Recently, I visited a friend and came home feeling entirely dissatisfied with my house/yard/general existence. (Note: my feelings of inadequacy had nothing to do with the my friend at all. She and her family are some of the sweetest, most authentic, loveliest, hardest working people ever. So to be clear, she did nothing wrong. This is not about her. It is about me.)
Most days, my cup feels half full when it comes to material possessions, so this was a bit odd. Sure, I sometimes have pangs of jealousy, and sometimes I get inspired to better my lot in life, but more often than not, I just think, “Wow, that’s beautiful,” or “They’re such neat people,” and then move on.
But his time, for whatever reason, I was suddenly excruciatingly aware of how tired and shabby my house is.
*There’s a violent hole in the leather sofa’s middle cushion.
*Various lampshades have been stapled, broken, smooshed, and scribbled upon.
*There’s the alarm clock that has to be flipped upside down in order to keep the alarm set.
*Dead house plants adorn cluttered, dusty shelves.
*The flower gardens look more like weedy patches of wildflowers than actual cultivated beds.
*Window screens are broken and bent.
*The dining room table has a broken leg and must not be bumped or leaned upon lest it go crashing to the floor.
*My bedroom has a bad case of the piles.
*The upstairs toilet is missing a lid.
*One easy chair lists to the side, the other screams every time someone sits in it, and the rocker walks.
*Rugs are faded and stained, and one of the kitchen tiles is broken.
And that’s the short list.
I read something recently in which the mother was describing their hot little home by the railroad tracks. Some of the doors are missing their knobs, she said, and extension cords for the fans are all over the place. As I read that, I mentally tsk-tsked and rolled my eyes, but now I realize she was describing my house, too, down to the missing doorknobs and extension cords trip-traps (yes, really). It made me depressed.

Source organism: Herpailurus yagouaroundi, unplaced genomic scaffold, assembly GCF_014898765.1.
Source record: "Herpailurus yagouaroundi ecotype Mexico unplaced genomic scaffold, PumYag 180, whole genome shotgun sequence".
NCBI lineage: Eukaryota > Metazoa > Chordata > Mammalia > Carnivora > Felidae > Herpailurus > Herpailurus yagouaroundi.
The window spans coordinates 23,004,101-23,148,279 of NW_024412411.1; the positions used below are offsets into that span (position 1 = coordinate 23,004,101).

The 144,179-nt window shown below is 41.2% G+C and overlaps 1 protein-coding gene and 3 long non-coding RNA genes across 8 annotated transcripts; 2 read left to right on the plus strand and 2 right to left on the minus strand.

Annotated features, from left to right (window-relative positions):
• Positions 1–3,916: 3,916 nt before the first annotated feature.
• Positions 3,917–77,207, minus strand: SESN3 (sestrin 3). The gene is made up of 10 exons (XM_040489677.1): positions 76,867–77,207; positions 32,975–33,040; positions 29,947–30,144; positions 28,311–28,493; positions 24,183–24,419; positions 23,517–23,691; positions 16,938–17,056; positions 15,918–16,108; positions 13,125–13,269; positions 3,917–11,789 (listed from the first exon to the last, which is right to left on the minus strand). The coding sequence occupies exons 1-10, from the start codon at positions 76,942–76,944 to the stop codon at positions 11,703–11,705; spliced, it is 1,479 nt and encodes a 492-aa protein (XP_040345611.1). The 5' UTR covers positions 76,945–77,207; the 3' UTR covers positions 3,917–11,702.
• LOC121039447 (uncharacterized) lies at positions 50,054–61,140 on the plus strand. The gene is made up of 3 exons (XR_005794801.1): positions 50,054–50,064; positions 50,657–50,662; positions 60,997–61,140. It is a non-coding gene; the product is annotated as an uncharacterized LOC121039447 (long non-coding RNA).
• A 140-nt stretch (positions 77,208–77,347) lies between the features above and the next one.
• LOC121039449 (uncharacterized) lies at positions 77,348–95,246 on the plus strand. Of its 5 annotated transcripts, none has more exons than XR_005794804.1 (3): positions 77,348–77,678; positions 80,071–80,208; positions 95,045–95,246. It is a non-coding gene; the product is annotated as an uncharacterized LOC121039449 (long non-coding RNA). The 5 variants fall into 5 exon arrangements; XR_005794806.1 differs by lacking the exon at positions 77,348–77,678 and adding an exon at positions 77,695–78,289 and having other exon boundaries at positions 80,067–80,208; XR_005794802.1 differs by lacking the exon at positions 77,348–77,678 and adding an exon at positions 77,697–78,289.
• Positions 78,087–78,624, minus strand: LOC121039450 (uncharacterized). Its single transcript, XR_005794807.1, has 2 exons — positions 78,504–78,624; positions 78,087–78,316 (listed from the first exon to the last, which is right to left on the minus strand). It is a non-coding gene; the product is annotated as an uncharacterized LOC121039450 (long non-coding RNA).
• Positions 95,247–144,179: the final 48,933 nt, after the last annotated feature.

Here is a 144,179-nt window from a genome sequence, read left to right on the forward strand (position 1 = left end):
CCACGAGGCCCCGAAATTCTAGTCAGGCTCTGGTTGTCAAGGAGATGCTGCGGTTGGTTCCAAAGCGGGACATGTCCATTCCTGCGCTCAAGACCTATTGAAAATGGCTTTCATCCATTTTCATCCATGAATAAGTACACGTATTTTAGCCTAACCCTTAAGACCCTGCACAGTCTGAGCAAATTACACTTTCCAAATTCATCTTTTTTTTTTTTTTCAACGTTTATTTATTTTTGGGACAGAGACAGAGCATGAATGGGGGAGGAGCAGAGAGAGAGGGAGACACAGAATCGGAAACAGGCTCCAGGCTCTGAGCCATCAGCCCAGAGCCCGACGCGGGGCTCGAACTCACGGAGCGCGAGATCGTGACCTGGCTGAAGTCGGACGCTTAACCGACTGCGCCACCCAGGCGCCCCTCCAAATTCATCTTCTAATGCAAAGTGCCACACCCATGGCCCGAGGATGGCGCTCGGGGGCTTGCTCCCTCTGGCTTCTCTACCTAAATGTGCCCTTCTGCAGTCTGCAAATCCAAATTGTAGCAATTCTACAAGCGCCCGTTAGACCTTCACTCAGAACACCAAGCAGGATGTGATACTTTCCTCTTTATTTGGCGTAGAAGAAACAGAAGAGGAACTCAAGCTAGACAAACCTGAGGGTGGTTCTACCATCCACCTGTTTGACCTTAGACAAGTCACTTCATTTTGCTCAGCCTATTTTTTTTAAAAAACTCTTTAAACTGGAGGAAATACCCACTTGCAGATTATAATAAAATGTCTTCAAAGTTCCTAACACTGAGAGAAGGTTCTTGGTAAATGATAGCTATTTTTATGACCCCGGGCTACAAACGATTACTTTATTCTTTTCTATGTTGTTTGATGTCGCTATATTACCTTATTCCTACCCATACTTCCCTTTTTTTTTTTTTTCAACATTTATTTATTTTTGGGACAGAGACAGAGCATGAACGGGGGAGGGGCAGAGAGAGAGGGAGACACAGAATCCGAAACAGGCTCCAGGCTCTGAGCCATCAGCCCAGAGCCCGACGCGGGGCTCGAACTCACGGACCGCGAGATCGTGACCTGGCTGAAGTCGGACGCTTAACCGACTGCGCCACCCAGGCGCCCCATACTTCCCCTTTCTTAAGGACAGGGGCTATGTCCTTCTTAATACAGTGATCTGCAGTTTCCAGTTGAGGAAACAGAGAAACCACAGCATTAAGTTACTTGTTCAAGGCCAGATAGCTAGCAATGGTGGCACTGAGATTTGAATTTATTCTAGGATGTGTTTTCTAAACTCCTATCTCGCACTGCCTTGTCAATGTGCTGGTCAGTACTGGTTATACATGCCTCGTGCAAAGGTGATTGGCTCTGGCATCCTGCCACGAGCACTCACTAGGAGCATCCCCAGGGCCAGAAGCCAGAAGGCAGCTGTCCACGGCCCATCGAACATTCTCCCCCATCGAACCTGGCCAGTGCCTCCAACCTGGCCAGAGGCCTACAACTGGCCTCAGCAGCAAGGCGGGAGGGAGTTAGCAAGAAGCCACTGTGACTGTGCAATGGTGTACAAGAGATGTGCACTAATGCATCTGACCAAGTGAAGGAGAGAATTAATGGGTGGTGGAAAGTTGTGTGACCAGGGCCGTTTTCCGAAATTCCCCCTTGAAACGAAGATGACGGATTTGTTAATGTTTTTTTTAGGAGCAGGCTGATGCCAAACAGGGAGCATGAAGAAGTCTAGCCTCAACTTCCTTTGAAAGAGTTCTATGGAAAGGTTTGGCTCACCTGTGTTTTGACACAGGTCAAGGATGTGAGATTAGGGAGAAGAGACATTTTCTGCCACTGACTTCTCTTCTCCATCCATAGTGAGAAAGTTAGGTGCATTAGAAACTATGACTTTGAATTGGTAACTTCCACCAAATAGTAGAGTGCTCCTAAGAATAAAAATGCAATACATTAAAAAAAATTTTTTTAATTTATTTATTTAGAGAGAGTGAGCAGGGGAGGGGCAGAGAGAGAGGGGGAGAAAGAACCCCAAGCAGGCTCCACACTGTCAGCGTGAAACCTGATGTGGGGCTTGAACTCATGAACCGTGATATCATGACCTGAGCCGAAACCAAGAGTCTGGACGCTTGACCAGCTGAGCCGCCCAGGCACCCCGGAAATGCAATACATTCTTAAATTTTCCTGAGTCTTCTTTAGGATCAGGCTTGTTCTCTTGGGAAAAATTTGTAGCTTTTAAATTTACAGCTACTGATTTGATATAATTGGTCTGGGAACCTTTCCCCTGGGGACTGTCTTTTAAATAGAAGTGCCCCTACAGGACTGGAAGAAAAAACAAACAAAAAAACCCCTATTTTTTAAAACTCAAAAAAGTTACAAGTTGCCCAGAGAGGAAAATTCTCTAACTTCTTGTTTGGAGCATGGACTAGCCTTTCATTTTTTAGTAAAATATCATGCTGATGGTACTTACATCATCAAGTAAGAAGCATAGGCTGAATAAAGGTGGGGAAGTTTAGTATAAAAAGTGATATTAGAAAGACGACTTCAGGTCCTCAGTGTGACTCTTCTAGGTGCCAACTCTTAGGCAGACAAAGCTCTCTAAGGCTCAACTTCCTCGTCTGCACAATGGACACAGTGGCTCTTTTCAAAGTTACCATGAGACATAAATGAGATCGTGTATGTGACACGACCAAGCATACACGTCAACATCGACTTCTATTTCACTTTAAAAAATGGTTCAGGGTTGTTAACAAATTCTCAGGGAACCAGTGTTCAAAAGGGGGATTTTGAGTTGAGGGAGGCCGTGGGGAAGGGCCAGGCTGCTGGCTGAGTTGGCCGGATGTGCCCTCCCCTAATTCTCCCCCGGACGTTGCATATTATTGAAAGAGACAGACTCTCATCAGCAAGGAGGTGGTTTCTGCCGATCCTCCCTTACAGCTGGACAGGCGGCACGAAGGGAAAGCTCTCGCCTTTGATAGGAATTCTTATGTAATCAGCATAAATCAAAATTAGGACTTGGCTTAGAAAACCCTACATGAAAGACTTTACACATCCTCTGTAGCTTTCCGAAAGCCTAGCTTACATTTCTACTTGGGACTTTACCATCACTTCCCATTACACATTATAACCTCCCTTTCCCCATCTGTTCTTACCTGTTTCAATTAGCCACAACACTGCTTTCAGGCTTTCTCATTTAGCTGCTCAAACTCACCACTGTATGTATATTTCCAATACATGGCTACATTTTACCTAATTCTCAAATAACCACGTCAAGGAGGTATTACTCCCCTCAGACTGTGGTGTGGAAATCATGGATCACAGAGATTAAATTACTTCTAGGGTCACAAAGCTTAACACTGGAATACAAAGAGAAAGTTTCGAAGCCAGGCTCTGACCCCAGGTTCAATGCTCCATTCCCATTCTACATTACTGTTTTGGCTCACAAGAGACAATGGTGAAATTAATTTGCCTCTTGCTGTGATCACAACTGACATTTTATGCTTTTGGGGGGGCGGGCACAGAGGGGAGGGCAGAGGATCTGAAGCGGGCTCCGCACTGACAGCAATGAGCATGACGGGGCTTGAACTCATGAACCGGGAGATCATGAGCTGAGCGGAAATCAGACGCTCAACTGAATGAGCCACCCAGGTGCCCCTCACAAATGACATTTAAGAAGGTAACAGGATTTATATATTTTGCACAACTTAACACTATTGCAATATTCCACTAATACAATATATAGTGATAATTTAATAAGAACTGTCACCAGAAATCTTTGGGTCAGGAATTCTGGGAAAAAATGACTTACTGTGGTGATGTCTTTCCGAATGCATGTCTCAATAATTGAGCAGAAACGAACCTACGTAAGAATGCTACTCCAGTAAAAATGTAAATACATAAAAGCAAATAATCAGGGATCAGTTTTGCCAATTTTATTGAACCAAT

If I had some self-righteous high ideals to back up my style of shabby chic (which is shabby, minus the chic), it’d be a lot easier to cope with the state of things. Because then I could have glorified reasons for the faded and worn-out furniture—“we wear things out because we don’t want to add to the landfill,” or “we live simply so others can simply live.” Whatever.
Or, I could play the classic If I Just Had More Money song on my itsy-bitsy woe-is-me violin. Which is mighty tempting, I must admit.
But both of those arguments are hogwash. The truth is, I don’t have it in me to fuss over my house all day long. I don’t want to weed my flower beds to perfection or go buy fabric to fix the sofa. (I just want them to magically look perfect/be fixed.) When it comes down to it, I pretty much hate shopping and rearranging and matching. It’s much easier to throw a blanket over the hole in the sofa and then sit down on it with a bowl of popcorn and a good book.
So if I’m (mostly) okay with my holey sofa and non-lidded toilet (it flushes quite nicely) and squawking chairs, then why all the jealousy? I’m not really sure (and don’t want to spend the time thinking logically about this anymore). What I do know is that I’m not going to let myself wallow. Either I grab the bull by the horns and fix things up (those plants only have minutes left in his house), or I can decide to focus on all I do have and smile real big. In either case, the choice is mine and I WILL OWN IT.
I feel so much better now. Thank you.
A post-post disclaimer:
a. What feels trashy to me would probably feel (and be!) luxurious to the vast majority of the world.
b. I am fully aware that I’m a hard worker, that my house is cozy, and that we are wonderfully fortunate to live the way we do.
c. There is so much more to life than nice sofas. It’s the togetherness and kindness that actually count. (So what to do when we can’t stand being around each other and no one acts very kind? But excuse me, I digress. That’s a whole other post…)
d. Even beautiful people feel ugly, skinny people fat, and hardworking people lazy. These are feelings and feelings aren’t always rational. I’m just being honest here.